Biomed Pap Med Fac Univ Palacky Olomouc Czech Repub. 2015, 159(1):027-030 | 10.5507/bp.2014.027
Backround. The use of artificial vascular grafts (arteriovenous graft, AVG) is indicated in patients in hemodialysis programs if the subcutaneous venous bed is exhausted or unsuitable for arteriovenous fistula (AVF) creation. The native fistula should be the hemodialysis access of first choice: AVF has better results in terms of function and potential complications. However, the use of AVG is necessary in some patients. In these patients, extensive clinical examination, color duplex sonography and angiography should be performed prior to indication. The technique of graft implantation requires respect for geometric relations for the graft anastomoses to minimize the formation of intimal hyperplasia mainly on the venous anastomosis. The main complications of AVG are stenosis on the venous anastomosis (VAG), causing closure of graft and graft infection. The cumulative function of AVG is 59-90% in the first year and 50-82% in the second year. Arteriovenous graft stenosis leading to thrombosis is a major cause of complications in patients undergoing hemodialysis. The purpose of this review is to summarise current knowledge of the diagnostics and treatment of graft thrombosis and discuss the issue in combination with relevant publications via Pubmed database.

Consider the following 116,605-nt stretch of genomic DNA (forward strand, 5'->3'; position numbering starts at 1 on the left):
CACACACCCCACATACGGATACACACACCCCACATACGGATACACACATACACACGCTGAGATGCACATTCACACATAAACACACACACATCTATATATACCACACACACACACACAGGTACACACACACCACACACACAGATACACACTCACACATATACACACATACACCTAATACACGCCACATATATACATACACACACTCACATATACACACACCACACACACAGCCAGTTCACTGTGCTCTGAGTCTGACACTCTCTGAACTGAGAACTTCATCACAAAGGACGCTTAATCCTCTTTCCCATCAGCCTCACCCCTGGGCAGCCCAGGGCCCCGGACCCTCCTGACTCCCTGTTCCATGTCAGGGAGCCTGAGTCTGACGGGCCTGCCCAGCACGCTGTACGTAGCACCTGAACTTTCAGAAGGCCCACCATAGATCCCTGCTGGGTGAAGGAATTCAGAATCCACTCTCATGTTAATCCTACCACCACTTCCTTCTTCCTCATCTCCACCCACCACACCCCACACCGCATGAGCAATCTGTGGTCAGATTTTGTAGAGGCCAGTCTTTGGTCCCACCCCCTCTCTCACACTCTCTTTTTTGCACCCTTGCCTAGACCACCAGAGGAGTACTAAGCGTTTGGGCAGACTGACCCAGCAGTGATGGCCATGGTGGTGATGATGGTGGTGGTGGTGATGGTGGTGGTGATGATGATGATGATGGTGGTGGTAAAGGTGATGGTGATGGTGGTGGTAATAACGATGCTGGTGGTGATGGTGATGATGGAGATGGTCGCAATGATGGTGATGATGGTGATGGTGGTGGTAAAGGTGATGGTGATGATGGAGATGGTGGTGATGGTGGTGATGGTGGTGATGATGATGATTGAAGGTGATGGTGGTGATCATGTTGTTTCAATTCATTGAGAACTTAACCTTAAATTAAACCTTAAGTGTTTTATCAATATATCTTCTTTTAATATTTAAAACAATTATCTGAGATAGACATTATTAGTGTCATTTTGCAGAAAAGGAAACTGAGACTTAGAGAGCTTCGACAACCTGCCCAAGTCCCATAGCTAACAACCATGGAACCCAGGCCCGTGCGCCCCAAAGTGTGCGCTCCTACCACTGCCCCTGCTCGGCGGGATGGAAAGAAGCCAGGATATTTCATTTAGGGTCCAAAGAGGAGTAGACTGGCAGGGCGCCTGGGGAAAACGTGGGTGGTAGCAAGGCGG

Conclusion: The most frequent cause of failure of AVG for hemodialysis is stenosis and closure by VAG. AVG closure can be addressed surgically, endovascularly (amenable to thrombectomy by radiological or surgical means) and by hybrid performance.
Received: September 23, 2013; Accepted: May 21, 2014; Prepublished online: June 23, 2014; Published: March 9, 2015